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Our 2018 Road Trip, Part 49: The Last Dead President

Warren and Florence Harding!

President #29: Warren G. Harding, d. 8/2/1923, age 57.

Our Presidential body count so far on this vacation:

  1. Rutherford B. Hayes, in the verdant park behind his lavish museum in Fremont, OH
  2. Millard Fillmore, in the same well-kept Buffalo cemetery as several Famous Names in Black History
  3. Chester Arthur, in a dusty corner plot in Albany
  4. Martin Van Buren, in an ancient burial ground a mile from his Dutch home church in Kinderhook, NY
  5. Franklin Delano Roosevelt, on the grounds of Hyde Park
  6. Grover Cleveland, alongside his fellow presidents of Princeton University
  7. James Buchanan, alone on a hill in Lancaster, PA
  8. William McKinley, under a seven-story dome in Canton, OH

…and now, two hours from the William McKinley Memorial and 3½ hours from home, we wended our way through a maze of lazy country highways and one construction detour to reach the final American President on our week-long tour. We had not saved the best for last.

Previously on Midlife Crisis Crossover:

Every year since 1999 my wife Anne and I have taken a trip to a different part of the United States and visited attractions, wonders, and events we didn’t have back home in Indianapolis. From 1999 to 2003 we did so as best friends; from 2004 to the present, as husband and wife. Normally we’ll choose one major locale as our primary objective, drive that-a-way, and concentrate on exploring the vicinity for a few days before retreating.

We crafted this year’s itinerary with a different approach. Instead of choosing one city as a hub, we focused on one of the motifs that’s recurred through several of our trips: grave sites of Presidents of the United States of America. Our 2018 road trip would effectively have the format and feel of a video game side quest — collecting nine American Presidents across ten presidencies, four states, seven days, and 2000 miles…

Mention the name “Warren G. Harding” anywhere outside Ohio, and the listener will either make a face or ask, “Who?” By most accounts he was an eminently likable President while he was alive. The first time I ever saw his name in any context beyond a “complete list of U.S. Presidents” was in the late ’80s when a Comics Buyer’s Guide columnist named Cat Yronwode wrote an off-topic screed about his post-World War I campaign platform that advocated for a return to “normalcy”, a previously nonexistent word that she detested. Some groused about how he appointed friends and acquaintances to various cabinets and positions, but that’s a brief history of every American President ever. It’s what Presidents do. He might have made a greater impact had he not died in the third year of his term from misdiagnosed heart issues. His passing paved the way for Calvin Coolidge to come to power, for what that’s worth.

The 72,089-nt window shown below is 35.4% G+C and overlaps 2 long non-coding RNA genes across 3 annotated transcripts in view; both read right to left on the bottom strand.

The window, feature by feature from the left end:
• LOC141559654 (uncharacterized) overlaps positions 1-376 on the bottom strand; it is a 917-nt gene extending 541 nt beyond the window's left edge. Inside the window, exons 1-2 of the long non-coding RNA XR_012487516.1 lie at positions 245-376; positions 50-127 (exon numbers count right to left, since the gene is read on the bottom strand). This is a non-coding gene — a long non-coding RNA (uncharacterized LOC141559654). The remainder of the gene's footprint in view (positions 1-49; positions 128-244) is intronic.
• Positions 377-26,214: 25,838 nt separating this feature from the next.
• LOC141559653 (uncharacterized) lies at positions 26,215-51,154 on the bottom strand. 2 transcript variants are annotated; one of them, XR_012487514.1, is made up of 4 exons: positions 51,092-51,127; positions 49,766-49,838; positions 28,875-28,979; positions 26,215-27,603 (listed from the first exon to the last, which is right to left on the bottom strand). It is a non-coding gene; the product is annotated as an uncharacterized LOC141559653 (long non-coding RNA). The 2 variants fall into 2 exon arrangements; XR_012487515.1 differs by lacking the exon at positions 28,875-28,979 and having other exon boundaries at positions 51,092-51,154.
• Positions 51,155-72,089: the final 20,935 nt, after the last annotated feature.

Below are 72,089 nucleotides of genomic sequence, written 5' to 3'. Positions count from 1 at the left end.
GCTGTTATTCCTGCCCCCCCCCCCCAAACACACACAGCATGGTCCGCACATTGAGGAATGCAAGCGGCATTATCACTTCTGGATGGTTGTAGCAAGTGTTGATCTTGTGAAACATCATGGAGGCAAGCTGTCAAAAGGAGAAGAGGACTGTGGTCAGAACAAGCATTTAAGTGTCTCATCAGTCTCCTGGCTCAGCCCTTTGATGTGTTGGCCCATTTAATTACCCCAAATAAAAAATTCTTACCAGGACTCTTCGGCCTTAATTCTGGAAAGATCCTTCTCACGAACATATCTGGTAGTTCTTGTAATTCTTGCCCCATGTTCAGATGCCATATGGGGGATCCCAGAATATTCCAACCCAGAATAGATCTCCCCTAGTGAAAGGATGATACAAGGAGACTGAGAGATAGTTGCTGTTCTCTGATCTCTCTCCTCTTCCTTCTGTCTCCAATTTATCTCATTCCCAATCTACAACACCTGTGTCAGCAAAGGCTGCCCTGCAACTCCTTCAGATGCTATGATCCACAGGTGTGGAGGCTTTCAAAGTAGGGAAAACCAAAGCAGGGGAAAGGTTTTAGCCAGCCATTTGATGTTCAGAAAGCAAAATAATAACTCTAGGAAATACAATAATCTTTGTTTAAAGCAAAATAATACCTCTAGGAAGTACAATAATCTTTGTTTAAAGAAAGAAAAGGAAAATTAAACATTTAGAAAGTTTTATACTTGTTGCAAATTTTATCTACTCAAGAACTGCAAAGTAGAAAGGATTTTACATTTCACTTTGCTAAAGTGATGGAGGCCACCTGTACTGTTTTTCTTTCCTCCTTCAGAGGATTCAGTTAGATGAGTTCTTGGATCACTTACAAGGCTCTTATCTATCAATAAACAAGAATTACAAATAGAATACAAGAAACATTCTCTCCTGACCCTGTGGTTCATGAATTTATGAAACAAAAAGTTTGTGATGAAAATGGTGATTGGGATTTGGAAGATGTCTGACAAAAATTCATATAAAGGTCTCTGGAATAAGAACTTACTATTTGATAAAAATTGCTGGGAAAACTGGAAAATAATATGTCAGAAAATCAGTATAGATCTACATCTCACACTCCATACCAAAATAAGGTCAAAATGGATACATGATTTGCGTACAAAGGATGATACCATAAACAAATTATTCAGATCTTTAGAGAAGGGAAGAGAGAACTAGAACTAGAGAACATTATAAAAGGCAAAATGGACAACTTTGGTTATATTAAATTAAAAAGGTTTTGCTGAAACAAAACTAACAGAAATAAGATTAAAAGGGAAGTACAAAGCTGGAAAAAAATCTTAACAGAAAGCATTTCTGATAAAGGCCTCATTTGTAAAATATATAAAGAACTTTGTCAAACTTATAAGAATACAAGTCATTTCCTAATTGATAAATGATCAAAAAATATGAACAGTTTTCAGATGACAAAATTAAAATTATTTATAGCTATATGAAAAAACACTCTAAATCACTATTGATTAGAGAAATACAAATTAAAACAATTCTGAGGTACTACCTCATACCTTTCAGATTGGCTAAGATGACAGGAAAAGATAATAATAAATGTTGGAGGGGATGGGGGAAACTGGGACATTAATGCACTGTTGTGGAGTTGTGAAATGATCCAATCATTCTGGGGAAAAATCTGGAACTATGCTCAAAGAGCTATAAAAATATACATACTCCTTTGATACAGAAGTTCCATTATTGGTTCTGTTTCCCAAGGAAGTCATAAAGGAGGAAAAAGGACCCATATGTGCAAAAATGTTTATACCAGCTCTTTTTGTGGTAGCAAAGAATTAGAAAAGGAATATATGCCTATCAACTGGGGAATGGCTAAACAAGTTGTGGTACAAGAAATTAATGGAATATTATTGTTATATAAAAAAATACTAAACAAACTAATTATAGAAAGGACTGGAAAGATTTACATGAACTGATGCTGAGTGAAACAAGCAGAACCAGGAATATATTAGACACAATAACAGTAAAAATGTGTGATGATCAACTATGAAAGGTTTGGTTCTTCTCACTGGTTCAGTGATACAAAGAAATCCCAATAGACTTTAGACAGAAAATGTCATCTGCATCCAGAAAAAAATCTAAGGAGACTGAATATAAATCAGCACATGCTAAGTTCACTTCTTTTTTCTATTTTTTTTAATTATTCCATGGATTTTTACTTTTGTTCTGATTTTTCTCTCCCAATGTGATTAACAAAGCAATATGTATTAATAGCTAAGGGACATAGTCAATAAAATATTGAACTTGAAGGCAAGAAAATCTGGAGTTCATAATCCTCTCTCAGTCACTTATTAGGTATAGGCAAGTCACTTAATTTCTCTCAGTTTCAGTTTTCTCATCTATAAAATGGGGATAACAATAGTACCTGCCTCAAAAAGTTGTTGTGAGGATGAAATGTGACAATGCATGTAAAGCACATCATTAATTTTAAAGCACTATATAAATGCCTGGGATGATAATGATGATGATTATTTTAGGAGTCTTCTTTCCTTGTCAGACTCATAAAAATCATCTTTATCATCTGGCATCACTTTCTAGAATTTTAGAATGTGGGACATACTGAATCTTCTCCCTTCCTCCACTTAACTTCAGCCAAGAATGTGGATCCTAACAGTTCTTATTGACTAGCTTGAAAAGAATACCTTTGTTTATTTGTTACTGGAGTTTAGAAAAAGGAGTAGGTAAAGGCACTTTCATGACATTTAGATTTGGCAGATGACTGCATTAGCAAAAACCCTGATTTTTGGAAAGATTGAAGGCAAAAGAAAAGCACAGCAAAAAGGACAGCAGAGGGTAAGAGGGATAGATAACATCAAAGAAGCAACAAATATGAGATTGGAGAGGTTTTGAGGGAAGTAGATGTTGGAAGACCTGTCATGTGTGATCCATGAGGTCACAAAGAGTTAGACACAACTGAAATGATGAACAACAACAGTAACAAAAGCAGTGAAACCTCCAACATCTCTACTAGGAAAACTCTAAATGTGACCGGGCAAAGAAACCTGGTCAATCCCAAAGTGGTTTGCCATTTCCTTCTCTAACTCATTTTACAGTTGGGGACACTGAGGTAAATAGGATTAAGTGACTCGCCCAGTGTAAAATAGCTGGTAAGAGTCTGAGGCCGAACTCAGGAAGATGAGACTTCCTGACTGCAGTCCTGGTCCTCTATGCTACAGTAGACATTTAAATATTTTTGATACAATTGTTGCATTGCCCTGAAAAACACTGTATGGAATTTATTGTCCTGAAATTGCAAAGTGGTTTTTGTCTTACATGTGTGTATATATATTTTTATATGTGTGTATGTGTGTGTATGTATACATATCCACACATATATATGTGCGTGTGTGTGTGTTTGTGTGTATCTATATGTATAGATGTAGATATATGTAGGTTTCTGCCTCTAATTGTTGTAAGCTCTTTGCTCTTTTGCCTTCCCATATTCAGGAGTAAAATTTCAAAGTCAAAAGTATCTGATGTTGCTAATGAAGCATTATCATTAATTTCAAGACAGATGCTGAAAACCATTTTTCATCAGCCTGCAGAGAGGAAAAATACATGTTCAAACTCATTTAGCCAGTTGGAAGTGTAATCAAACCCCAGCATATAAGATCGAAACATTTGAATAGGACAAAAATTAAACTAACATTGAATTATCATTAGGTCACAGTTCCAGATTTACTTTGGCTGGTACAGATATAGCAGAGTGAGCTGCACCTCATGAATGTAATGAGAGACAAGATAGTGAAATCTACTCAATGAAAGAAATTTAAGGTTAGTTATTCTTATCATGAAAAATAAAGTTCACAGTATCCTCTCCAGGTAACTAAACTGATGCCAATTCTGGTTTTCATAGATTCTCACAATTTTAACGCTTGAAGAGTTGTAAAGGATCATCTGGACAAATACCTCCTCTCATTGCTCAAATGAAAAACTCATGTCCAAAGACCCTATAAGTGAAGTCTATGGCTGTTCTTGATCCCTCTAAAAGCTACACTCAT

Enough of his appointees and associates were found sufficiently corrupt and/or plain awful that they were collectively nicknamed “the Ohio Gang”. The troubles intensified for this newspaper owner turned President after he died, arguably more from the malfeasance of others rather than any personal law-breaking on his part. Most well-known was the notorious Teapot Dome scandal, which posthumously became Harding’s middle name. Further backroom shenanigans inside the Justice Department didn’t help. Then there was the part where at least two mistresses came forward with their stories, one of whom had had his love child. She was dragged through the court of public opinion for decades due partly to lack of evidence and partly to all the focus kept on shaming their impropriety, which is a thing society used to do, but science eventually backed her claim in 2015.